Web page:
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Jesse Unruh

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CALIFORNIA | LOCAL
August 6, 1987
Jesse M. Unruh's name seldom appeared in print far from the word powerful ; it suited well his politics, his physique and his personality. In the mid-1960s his politics and 290-pound physique earned him the unflattering title Big Daddy after he locked up the Assembly, of which he was the Speaker, until it did as he demanded: vote on a budget. His personality later led him to reflect that it was a big mistake.
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BOOKS
November 18, 2007 | Peter Schrag, Peter Schrag, a columnist and former editorial page editor of the Sacramento Bee, is the author, most recently, of "California: America's High Stakes Experiment."
It's been a long time since Jesse M. "Big Daddy" Unruh was a household name in California politics. Unruh was, as the cliche goes, "the powerful speaker" of the state Assembly from 1961 to 1969, candidate for governor in 1970 -- he lost to then-Gov. Ronald Reagan by 500,000 votes -- and state treasurer from 1975 until his death in 1987. So why would anyone want to write Unruh's biography now?
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OPINION
July 27, 1986 | WILLIAM KAHRL, William Kahrl is a frequent contributor from Sacramento.
Jesse Unruh is the Jekyll and Hyde of California politics. Over the past quarter-century, he has repeatedly erected new heights for government to scale in serving the public interest, while always remaining himself mired in controversy over the most tawdry issues of money and influence. In achievement, insight and intelligence, he is everything we could hope for in a public servant and the last thing many of us would ever want.
OPINION
November 12, 2007 | Bill Boyarsky, Bill Boyarsky, a former city editor and columnist for The Times, teaches journalism at USC and is the author of the just-published "Big Daddy: Jesse Unruh and the Art of Power Politics."
If ethnic relations in Los Angeles seem tense now, it is enlightening to know how much worse they were in the segregated, racist L.A. of post-World War II, when Jesse M. Unruh, an overweight, angry GI Bill vet, enrolled at the University of Southern California. Eventually, Unruh went on to hold state political offices and, for a time, was the most powerful politician in California. He was part of a generation of visionaries that included former governors Earl Warren and Edmund G. Brown Sr.
MAGAZINE
November 1, 1987 | JAMES R. MILLS, From "A Disorderly House: The Brown/Unruh Years in Sacramento," by James Mills, to be published this month by Heyday Books. Mills was chairman of the Democratic caucus and head of the Assembly Rules Committee during the '60s.
ANY NUMBER of theses, dissertations, articles and books have been written about the age of Unruh in the California Legislature. They have explained to all who cared to read that Jesse Marvin Unruh became the speaker of the California Assembly by persuading his predecessor, Ralph Brown, to appoint his friend Bob Crown as chairman of the Elections and Reapportionment Committee to preside over the gerrymandering of the Assembly after the decennial census of 1961.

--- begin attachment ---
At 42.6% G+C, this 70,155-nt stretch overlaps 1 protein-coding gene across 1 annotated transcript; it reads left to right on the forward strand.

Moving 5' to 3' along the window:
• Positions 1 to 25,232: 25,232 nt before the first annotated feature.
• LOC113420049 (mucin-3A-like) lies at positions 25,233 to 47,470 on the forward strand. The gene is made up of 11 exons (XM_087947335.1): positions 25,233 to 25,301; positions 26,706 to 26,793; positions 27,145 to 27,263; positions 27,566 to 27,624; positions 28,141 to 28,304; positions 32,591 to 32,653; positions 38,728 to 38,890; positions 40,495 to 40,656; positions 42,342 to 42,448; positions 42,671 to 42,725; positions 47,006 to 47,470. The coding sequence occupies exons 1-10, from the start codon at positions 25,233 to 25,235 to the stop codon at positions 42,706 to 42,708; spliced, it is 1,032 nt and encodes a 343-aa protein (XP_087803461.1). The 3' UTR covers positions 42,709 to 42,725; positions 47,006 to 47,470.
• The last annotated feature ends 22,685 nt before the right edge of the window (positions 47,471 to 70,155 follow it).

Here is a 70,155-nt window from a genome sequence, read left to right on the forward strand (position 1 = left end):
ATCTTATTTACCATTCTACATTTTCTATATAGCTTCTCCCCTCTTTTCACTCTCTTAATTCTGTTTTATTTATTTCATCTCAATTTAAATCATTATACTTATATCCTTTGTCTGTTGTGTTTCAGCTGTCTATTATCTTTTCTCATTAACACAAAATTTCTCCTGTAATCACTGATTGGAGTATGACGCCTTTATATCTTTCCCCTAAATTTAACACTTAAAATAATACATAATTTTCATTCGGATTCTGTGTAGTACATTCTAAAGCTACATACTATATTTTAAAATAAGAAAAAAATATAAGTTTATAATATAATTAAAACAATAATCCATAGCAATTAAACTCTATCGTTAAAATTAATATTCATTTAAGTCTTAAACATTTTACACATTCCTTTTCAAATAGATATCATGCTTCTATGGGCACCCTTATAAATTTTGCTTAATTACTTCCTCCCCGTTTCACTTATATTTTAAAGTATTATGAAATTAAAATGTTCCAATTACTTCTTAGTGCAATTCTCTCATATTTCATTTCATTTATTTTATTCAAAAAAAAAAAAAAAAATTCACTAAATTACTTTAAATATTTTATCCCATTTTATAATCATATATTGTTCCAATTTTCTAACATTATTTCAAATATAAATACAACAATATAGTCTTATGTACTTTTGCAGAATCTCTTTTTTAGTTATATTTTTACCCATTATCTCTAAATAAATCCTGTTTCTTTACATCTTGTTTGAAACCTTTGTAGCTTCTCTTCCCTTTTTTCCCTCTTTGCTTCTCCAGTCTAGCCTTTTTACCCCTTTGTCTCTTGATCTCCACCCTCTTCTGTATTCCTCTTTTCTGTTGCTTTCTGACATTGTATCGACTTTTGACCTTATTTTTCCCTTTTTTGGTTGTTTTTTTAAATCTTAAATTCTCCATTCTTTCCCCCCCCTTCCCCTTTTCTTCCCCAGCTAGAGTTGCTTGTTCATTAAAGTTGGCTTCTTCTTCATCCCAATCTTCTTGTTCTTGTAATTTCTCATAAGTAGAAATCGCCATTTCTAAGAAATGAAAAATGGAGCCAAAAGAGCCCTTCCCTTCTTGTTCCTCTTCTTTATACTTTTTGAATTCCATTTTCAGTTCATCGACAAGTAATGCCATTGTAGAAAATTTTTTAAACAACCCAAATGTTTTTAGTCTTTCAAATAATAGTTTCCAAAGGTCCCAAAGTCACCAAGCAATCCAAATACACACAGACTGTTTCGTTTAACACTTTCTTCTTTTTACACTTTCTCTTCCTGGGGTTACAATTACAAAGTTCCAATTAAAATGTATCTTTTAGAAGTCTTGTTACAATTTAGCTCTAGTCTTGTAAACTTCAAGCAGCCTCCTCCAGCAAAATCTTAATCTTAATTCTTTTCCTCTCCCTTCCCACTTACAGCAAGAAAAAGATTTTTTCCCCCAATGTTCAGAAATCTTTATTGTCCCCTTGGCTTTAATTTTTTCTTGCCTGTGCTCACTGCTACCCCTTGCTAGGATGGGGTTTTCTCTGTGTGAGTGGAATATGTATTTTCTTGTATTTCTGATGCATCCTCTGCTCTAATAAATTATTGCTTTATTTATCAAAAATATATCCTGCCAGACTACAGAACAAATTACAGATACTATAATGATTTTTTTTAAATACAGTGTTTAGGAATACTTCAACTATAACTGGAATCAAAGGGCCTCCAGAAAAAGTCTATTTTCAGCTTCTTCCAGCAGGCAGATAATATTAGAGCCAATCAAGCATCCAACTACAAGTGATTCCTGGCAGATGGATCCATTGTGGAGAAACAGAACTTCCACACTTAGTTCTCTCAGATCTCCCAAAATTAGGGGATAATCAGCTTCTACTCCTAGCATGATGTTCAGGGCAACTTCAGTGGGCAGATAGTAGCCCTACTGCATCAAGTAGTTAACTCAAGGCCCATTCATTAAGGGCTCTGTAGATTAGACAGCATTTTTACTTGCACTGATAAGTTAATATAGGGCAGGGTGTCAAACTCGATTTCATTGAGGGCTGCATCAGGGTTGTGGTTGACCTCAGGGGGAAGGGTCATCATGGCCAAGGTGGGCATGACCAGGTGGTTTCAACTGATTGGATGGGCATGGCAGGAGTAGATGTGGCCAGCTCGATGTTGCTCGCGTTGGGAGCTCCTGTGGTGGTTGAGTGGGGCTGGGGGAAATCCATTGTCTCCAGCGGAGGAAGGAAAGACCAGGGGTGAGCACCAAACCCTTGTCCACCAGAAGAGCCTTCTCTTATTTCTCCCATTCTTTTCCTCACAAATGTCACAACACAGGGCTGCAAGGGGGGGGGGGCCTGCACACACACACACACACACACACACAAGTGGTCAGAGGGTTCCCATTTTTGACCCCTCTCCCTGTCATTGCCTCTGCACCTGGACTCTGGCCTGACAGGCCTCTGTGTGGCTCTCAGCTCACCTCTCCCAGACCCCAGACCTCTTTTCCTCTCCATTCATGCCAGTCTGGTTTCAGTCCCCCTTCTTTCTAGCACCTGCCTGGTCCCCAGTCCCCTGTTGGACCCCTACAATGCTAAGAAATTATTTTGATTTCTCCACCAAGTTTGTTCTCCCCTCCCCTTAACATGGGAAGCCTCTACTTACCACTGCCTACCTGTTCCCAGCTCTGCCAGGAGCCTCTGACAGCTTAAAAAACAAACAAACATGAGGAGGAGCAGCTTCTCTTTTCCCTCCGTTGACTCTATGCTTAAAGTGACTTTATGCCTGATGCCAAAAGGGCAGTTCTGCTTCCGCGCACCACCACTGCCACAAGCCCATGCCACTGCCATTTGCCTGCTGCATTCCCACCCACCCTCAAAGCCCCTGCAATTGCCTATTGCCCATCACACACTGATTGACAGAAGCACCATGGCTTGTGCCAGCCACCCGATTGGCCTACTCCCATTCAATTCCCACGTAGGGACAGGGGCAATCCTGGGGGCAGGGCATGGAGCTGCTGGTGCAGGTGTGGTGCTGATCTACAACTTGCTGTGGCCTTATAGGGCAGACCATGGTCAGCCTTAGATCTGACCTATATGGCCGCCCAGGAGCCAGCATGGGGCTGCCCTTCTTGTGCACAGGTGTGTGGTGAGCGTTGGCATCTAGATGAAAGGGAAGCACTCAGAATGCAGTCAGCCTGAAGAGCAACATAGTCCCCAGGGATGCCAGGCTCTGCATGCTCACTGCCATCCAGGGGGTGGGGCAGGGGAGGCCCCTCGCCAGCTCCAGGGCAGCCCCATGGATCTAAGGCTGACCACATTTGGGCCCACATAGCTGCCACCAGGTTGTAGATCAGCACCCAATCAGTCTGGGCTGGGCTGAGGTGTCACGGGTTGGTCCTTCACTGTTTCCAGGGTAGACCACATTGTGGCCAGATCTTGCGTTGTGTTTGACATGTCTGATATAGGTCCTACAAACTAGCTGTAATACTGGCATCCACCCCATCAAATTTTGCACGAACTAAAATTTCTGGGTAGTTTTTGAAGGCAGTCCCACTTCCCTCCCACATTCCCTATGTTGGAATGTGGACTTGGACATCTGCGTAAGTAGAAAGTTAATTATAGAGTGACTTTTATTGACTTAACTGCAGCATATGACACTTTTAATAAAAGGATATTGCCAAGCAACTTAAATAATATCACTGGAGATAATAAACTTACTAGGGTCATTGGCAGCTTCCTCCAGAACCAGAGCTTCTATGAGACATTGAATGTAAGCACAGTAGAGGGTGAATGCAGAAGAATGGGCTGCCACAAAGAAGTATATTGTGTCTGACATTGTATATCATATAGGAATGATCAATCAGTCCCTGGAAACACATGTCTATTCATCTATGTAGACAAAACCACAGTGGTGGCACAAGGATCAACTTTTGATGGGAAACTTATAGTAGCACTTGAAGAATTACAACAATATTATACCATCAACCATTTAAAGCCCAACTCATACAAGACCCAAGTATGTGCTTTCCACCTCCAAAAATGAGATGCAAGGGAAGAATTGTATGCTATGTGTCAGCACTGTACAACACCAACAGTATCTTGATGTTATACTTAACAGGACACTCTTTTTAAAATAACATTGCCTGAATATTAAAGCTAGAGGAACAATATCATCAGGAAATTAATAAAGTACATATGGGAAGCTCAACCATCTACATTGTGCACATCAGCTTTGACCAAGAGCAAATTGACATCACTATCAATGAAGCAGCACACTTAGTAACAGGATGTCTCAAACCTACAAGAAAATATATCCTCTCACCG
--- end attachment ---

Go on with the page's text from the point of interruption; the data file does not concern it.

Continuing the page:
NEWS
August 5, 1987 | KENNETH REICH, Times Staff Writer
Jesse Marvin Unruh, often regarded as the most powerful Assembly Speaker in California history and a prominent figure in state politics for more than 30 years, died Tuesday night at his home in Marina del Rey after a long battle against cancer. He was 64, and had been diagnosed as suffering from cancer of the prostate in 1983. Family spokesman Kenneth Berk said Unruh died quietly, surrounded by his family.
OPINION
November 12, 2007 | Bill Boyarsky, Bill Boyarsky, a former city editor and columnist for The Times, teaches journalism at USC and is the author of the just-published "Big Daddy: Jesse Unruh and the Art of Power Politics."
If ethnic relations in Los Angeles seem tense now, it is enlightening to know how much worse they were in the segregated, racist L.A. of post-World War II, when Jesse M. Unruh, an overweight, angry GI Bill vet, enrolled at the University of Southern California. Eventually, Unruh went on to hold state political offices and, for a time, was the most powerful politician in California. He was part of a generation of visionaries that included former governors Earl Warren and Edmund G. Brown Sr.
OPINION
January 12, 1992 | Sherry Bebitch Jeffe, Sherry Bebitch Jeffe, a senior associate at the Center for Politics and Policy at Claremont Graduate School, is a contributing editor to Opinion.
Gov. Pete Wilson's State of the State address to the Legislature was, in many ways, a requiem for an era in California government and politics. The economic boom that reliably fed Golden State programs has gone bust. And the legislative institution that California has known since Jesse M. Unruh created a full-time, professional body in 1966 is in its death throes. The gloom and doom here surrounding state finances are palpable.
CALIFORNIA | LOCAL
May 24, 1988
The late Jesse Unruh said it best: "Money is the mother's milk of politics." Proposition 68 is a ballot measure whose time has come. Any legislator who pretends not to be influenced strongly by the demands of large contributors is guilty of spreading fertilizer all over California. I feel unrepresented and helpless against insurance companies, trial lawyers' groups, the American Medical Assn., land developers, oil companies and all other special interest lobbyists, whose donations are reimbursed by me in the form of paying increased costs.
NEWS
August 9, 1987 | KAREN ROEBUCK, Times Staff Writer
Bruce Unruh spent nearly $158,000 on his unsuccessful bid last March to become Redondo Beach city treasurer--about four times the city record, according to recently filed campaign disclosure reports. Unruh, who got 1,625 votes and came in last in a three-person race, spent $97.10 per vote, one of the highest figures ever in a California municipal election. "It's a sobering thought, but these things sometimes have to be done," Unruh said in an interview last week. "That's how I felt about it.